Partnerships – Deferral of corporation tax
Under subsection 96(1) of the Income Tax Act, income earned by a corporation as a member of a partnership is included in the corporation’s income for the corporation’s tax year in which the fiscal period of the partnership ends. If the partnership has a fiscal period that ends after the end of the corporation’s tax year, taxation of the partnership earnings can be deferred by up to one year.
The rules in new sections 34.2, 34.3, and amended section 249.1 were introduced to limit the deferral of tax that arises because of this misalignment.
The two main aspects of section 34.2 are the rules related to:
These rules do not affect a corporation’s capital dividend account which is to be determined without reference to section 34.2.
For tax years of a corporation that end after March 22, 2011, some corporations may have to accrue additional income in respect of the partnership (other than dividends for which a deduction is available under section 112 or 113), when the fiscal period of the partnership begins in the tax year and ends in a following tax year.
The corporation will be required to accrue income (ASPA) for the portion of the partnership’s fiscal period that falls in the corporation’s tax year (the stub period). As the ASPA income inclusion in a tax year is an estimate of the stub period income, the corporation is entitled to claim that same amount in the immediately following tax year.
Both the ASPA income inclusion and the treatment of that same amount in the following year are subject to the characterization rules under subsection 34.2(5). As such, the claim in the immediately following tax year may be a deduction or a deemed allowable capital loss, whichever applies. A corporation may have ASPA in respect of more than one partnership and, in such cases, the ASPA rules apply to the corporation on a partnership-by-partnership basis.
In general, a corporation (other than a professional corporation) has to include in its income for a tax year its ASPA in respect of a partnership if:
- the corporation has a significant interest in the partnership at the end of the last fiscal period of the partnership that ends in the tax year;
- another fiscal period of the partnership begins in the tax year and ends after the tax year of the corporation;
- at the end of the tax year, the corporation is entitled to a share of an income, loss, taxable capital gain, or allowable capital loss of the partnership for the fiscal period referred to in the preceding bullet.
A corporation has a significant interest in a partnership if the corporation, or the corporation together with affiliated or related parties, is entitled to more than 10% of the partnership’s income or loss (or assets, net of liabilities, if the partnership were to cease to exist).
These rules apply to any corporation (as described above), that is a member of a partnership, even if the partnership has as a member an individual or a professional corporation that is subject to the 1995 rules limiting deferral for unincorporated businesses.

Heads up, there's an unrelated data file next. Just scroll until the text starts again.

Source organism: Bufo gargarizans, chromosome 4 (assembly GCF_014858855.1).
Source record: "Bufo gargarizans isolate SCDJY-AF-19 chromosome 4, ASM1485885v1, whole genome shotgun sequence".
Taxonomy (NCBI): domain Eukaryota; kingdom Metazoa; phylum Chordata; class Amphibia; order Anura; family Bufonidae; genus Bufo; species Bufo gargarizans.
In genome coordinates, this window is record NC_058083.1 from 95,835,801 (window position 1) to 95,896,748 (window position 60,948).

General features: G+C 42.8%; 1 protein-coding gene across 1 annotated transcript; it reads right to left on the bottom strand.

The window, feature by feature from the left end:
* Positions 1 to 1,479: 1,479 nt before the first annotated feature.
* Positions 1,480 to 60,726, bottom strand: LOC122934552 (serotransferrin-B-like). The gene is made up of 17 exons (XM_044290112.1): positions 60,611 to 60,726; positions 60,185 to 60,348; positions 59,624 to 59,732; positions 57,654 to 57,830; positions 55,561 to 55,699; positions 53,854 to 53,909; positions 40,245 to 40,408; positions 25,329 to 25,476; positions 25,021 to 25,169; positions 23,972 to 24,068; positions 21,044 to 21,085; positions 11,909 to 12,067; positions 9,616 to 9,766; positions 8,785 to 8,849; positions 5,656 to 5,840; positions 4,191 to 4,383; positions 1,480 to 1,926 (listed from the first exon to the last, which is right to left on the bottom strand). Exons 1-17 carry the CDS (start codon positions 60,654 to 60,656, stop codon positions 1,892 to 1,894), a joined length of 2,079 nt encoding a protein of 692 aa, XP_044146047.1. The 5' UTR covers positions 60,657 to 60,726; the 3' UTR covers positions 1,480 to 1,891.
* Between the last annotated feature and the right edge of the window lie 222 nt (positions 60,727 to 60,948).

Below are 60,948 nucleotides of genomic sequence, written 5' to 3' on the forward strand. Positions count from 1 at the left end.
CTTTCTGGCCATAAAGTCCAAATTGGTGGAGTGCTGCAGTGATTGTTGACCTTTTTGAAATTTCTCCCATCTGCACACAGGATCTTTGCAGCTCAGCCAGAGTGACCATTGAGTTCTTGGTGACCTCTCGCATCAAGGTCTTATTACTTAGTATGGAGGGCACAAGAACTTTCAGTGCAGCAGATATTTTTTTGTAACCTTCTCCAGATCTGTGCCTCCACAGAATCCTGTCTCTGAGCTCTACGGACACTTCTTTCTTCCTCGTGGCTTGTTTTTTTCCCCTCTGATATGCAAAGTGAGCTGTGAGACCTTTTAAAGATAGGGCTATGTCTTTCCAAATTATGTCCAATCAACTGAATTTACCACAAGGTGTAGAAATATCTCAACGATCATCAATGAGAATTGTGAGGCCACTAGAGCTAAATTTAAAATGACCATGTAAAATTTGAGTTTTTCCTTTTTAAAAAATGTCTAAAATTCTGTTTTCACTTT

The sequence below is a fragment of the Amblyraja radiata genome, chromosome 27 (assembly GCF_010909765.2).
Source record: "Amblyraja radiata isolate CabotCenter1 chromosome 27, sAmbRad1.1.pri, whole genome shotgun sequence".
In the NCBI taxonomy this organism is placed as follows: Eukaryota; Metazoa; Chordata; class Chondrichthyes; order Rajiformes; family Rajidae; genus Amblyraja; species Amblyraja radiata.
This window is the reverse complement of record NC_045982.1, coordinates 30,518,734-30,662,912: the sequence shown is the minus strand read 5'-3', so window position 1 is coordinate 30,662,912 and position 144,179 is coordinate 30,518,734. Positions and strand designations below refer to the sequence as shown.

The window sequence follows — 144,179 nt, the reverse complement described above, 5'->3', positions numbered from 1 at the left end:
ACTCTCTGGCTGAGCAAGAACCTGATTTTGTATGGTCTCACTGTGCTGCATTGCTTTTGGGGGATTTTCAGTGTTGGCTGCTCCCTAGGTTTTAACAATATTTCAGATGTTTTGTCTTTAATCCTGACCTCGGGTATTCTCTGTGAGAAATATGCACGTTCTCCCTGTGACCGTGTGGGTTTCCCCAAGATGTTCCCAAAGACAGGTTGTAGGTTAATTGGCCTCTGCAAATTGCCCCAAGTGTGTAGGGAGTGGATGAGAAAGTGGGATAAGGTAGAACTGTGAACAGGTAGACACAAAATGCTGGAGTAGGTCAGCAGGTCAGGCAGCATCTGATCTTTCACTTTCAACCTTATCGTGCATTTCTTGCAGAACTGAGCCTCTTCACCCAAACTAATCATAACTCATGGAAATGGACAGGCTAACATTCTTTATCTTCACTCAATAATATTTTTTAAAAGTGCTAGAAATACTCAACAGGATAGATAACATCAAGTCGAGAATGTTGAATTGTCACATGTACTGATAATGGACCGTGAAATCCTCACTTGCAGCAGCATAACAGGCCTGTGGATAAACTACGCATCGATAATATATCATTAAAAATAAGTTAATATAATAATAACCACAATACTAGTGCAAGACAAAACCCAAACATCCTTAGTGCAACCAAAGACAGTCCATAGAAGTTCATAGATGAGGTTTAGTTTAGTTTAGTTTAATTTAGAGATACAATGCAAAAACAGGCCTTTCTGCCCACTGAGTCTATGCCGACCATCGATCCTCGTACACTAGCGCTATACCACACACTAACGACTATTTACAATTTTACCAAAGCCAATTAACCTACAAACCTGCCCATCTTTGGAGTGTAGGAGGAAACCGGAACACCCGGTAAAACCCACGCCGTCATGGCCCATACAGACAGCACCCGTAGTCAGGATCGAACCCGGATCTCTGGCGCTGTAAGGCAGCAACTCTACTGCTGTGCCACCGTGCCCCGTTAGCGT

The definition of adjusted stub period accrual in subsection 34.2(1) gives the formulas for calculating a corporation’s ASPA in respect of a partnership. The ASPA formula allows the corporation to designate two reductions:
- the first designation concerns qualified resource expenses incurred by the partnership during the corporation’s stub period;
- the second allows a corporate partner to make a discretionary designation to reduce its ASPA to reflect its knowledge of the actual partnership income for the stub period.
Once filed, the designations cannot be amended or revoked. If the amount of the discretionary designation is too high, creating an income shortfall, the corporation may be subject to an additional income inclusion. The additional income inclusion may increase if the shortfall is above a 25% threshold.
If the corporation is a member of a partnership subject to a multi-tier alignment (see below), the ASPA inclusion does not apply to the corporation in respect of the partnership for tax years before the tax year that includes the end of the first fiscal period of the partnership that is aligned under the multi-tier alignment.
Under certain conditions, a corporation (other than a professional corporation) that becomes a member of a partnership in a tax year may make a designation to apportion its income from the partnership between two tax years – the tax year in which the fiscal period of the partnership began and the tax year in which the fiscal period of the partnership ends.
The ASPA rules generally apply to tax years of a corporation that end after March 22, 2011. In many cases, these rules could result in an income inclusion of a significant incremental amount of partnership income for a corporation’s first tax year ending after March 22, 2011.
The rules providing transitional relief will generally result in no additional taxes being payable for that first tax year. Instead, the additional income will generally be brought into the corporation’s income over the five following tax years.
Qualifying transitional income
Whether a corporate partner is eligible for transitional relief depends initially on whether the corporation is a member of the partnership on March 22, 2011, and whether it has qualifying transitional income (QTI) in respect of the partnership. A corporation’s qualifying transitional relief in respect of a partnership could be made up of: